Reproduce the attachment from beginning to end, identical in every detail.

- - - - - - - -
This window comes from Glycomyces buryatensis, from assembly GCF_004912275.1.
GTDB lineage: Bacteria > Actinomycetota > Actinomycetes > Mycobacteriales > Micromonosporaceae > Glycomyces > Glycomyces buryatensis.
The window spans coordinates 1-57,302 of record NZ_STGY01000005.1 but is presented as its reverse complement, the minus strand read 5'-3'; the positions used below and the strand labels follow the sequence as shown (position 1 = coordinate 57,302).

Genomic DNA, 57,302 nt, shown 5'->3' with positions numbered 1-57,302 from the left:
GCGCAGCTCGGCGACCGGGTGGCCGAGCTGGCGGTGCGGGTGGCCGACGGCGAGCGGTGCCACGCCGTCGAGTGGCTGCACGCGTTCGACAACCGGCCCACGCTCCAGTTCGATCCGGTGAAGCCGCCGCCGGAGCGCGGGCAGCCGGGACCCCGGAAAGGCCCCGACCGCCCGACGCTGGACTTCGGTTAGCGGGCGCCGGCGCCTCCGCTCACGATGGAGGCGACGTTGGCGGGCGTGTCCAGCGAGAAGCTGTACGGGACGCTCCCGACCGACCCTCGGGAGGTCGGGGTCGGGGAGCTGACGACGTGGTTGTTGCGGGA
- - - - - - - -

This window comes from Glycomyces buryatensis, from assembly GCF_004912275.1.
GTDB lineage: Bacteria > Actinomycetota > Actinomycetes > Mycobacteriales > Micromonosporaceae > Glycomyces > Glycomyces buryatensis.
The window spans coordinates 1-57,302 of record NZ_STGY01000005.1 but is presented as its reverse complement, the minus strand read 5'-3'; the positions used below and the strand labels follow the sequence as shown (position 1 = coordinate 57,302).

Genomic DNA, 57,302 nt, shown 5'->3' with positions numbered 1-57,302 from the left:
GCGCAGCTCGGCGACCGGGTGGCCGAGCTGGCGGTGCGGGTGGCCGACGGCGAGCGGTGCCACGCCGTCGAGTGGCTGCACGCGTTCGACAACCGGCCCACGCTCCAGTTCGATCCGGTGAAGCCGCCGCCGGAGCGCGGGCAGCCGGGACCCCGGAAAGGCCCCGACCGCCCGACGCTGGACTTCGGTTAGCGGGCGCCGGCGCCTCCGCTCACGATGGAGGCGACGTTGGCGGGCGTGTCCAGCGAGAAGCTGTACGGGACGCTCCCGACCGACCCTCGGGAGGTCGGGGTCGGGGAGCTGACGACGTGGTTGTTGCGGGA